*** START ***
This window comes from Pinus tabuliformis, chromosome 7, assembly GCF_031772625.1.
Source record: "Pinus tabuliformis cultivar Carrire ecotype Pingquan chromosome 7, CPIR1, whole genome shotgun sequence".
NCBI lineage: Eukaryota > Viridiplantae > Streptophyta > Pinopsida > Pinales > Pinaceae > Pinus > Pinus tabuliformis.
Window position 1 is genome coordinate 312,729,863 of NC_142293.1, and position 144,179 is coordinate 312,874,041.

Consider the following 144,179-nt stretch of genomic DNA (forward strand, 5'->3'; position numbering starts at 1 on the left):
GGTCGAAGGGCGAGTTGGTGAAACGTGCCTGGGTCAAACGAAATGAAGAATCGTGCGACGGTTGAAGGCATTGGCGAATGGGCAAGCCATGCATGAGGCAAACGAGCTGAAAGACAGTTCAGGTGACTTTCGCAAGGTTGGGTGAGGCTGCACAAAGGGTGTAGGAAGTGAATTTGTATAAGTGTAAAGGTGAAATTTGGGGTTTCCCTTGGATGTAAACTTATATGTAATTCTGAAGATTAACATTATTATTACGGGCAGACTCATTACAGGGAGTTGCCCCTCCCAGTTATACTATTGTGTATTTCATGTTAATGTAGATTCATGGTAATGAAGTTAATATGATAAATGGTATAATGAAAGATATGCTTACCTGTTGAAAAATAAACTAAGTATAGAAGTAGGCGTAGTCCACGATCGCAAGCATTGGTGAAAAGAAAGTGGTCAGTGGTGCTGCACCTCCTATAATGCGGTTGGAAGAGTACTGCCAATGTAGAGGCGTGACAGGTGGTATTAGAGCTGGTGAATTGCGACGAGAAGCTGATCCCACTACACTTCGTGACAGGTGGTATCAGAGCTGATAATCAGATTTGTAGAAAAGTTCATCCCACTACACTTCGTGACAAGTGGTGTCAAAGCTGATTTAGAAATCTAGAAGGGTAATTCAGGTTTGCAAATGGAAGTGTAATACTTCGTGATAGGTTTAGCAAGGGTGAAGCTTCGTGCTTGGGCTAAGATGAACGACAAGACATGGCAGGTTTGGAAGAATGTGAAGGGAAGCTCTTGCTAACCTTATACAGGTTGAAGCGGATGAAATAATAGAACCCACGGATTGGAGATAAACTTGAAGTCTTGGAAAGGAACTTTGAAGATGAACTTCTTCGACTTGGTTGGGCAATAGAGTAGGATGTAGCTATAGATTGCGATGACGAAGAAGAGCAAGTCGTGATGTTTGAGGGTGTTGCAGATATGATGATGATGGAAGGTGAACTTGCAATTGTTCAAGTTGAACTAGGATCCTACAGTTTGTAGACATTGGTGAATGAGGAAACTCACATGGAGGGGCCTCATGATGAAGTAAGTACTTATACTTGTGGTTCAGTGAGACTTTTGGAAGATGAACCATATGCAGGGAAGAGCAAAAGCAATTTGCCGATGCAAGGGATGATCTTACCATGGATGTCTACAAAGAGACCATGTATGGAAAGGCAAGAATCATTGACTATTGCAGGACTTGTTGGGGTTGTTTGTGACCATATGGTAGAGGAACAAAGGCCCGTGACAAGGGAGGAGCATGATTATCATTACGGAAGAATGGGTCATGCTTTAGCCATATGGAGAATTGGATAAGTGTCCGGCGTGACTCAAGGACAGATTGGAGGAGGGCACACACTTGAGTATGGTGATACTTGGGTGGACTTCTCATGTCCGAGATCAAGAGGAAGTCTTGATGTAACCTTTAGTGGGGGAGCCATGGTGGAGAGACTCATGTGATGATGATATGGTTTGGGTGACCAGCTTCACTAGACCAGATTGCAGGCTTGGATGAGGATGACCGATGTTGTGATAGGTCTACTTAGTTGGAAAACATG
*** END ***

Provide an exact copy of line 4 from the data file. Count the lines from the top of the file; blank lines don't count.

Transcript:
Window position 1 is genome coordinate 312,729,863 of NC_142293.1, and position 144,179 is coordinate 312,874,041.